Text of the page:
>> BUILDING A RASPBERRY PI 3 CLUSTER (PART 3)
TRIVIA: Did you know a cluster of Raspberry Pi's is known as a "Bramble"?
We are almost nearing the completion of our Raspberry Pi
cluster, or as we should call "bramble"
- all that we must do is configure the slave nodes so they are isolated
from the real world and are reachable exclusively by the master node. As
soon as we finish building and configuring all of the nodes - what will we
do with it? It definitely isn't powerful enough to consider mining bitcoins.
STEP 1: CONFIGURING NETWORK
In a similar manner in which we defined the IP address of the master node;
we need to assign a fixed address for each of the slave nodes. We need to
modify the DHCP client settings, in this case we will define the gateway
to be the master node for routing of traffic.
$ sudo vi /etc/dhcpcd.conf
Since we are not going to use the WiFi network interface; we can disable it
$ sudo vi /etc/rc.local
# disable wlan0 on the slave nodes
ifconfig wlan0 down
While we are at it; we might as well create some alias's for the nodes:
$ sudo vi /etc/hosts
Make sure there are not duplicates in this file for hosts - you will
need to remove the 127.0.0.1 entry for the current host. This
is all that is required to provide connectivity to the master node.
STEP 2: MOUNTING SHARED DRIVER WITH NFS
In order to access the shared disk partition on the master node; we need
to install the NFS client software. In a similar manner that we did with
the USB drive, we also need to define a mount point for access - we
will use /mnt/nfs, similar to the alias we defined on the master node.
$ sudo apt-get install nfs-common
$ sudo mkdir /mnt/nfs
$ sudo chown -R pi:pi /mnt/nfs
There are a couple of methods to mount the drive; but it comes with caveats.
The solution I put together took into account that the cluster would be a
single powered unit; so I utilized the /etc/rc.local script to
mount the NFS partition.
$ sudo vi /etc/rc.local
# mount nfs drive - make sure master has time to restart nfs-server
mount -t nfs4 rpi01:/mnt/usb /mnt/nfs
Since our master needs to restart the nfs-server due to some
race condition - we have to veer away from using techniques such as
fstab to mount the drive. The solution I devised was to use a fifteen
second delay before trying to mount the partition.
STEP 3: MISCELLANEOUS SETTINGS
We created a set of ssh keys on the master node to allow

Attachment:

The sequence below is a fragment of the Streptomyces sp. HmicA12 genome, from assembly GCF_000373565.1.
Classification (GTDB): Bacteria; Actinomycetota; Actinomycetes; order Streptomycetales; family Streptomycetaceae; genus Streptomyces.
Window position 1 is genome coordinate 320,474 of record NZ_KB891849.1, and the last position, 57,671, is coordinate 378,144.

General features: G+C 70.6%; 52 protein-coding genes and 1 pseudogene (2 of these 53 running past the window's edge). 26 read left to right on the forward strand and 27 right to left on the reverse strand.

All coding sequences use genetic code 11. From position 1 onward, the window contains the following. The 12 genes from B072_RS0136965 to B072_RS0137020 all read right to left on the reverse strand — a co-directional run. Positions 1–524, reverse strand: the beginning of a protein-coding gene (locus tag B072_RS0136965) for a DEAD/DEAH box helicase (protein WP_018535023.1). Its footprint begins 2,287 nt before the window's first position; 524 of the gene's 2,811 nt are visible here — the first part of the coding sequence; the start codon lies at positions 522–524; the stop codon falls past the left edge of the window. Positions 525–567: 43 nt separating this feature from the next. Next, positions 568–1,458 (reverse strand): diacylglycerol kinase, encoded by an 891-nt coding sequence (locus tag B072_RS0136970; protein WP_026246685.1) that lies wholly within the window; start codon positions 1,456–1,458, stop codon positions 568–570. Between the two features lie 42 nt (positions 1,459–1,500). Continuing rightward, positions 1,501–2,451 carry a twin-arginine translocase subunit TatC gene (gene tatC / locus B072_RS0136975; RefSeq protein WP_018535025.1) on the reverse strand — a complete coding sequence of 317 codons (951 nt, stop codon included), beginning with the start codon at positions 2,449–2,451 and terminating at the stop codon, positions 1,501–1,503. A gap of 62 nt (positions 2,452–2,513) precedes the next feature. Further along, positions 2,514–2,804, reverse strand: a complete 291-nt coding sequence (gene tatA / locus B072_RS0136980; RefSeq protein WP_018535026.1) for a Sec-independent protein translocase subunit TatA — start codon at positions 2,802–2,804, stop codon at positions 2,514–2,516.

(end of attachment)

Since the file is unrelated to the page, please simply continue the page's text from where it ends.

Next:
logging into the slave devices without a password; all we need to do
now is to copy the public part of the keys to the slave nodes.
$ mkdir ~/.ssh
$ cd ~/.ssh
$ scp pi@rPi01:.ssh/id_rsa.pub authorized_keys
$ chmod 600 authorized_keys
We should now be able to ssh to the slave from the master without
having to use a password.
STEP 4: VERIFY SETTINGS
We can do a few sanity checks to make sure everything has been done right:
eth0 Link encap:Ethernet HWaddr b8:27:eb:94:36:22
inet addr:188.8.131.52 Bcast:184.108.40.206 Mask:255.255.255.0
$ ping www.ardiri.com
PING ardiri.com (220.127.116.11) 56(84) bytes of data.
64 bytes from ardiri.com (18.104.22.168): icmp_seq=1 ttl=51 time=183 ms
Filesystem 1K-blocks Used Available Use% Mounted on
/dev/root 7541056 1111744 6093224 16% /
devtmpfs 493892 0 493892 0% /dev
tmpfs 498224 0 498224 0% /dev/shm
tmpfs 498224 6620 491604 2% /run
tmpfs 5120 4 5116 1% /run/lock
tmpfs 498224 0 498224 0% /sys/fs/cgroup
/dev/mmcblk0p1 64456 21328 43128 34% /boot
rpi01:/mnt/usb 123207680 60928 116865152 1% /mnt/nfs
At this point; we have a functional cluster of Raspberry Pi 3 devices;
while the unit in itself boasts sixteen ARM CPU 1.2Ghz cores, totalling
a whopping 19.2Ghz - it really now comes down to writing applications
that can utilize all the CPU cores of the unit in parallel.
The good news is that a
exists called Message Passing Interface (MPI) for writing parallel applications
- there are a number of implementations available. It is effectively a
protocol for sending and receiving messages between different processes
that could run on the same device, or across multiple devices.
So; what does a fully put together unit look like?
The irony of the project is that the housing and cables cost as much as the
Raspberry Pi devices. But damn; the finished product definitely makes it a
candidate for some great looking nerd porn, nice and compact - complete with
flashing LED lights as network traffic passed through.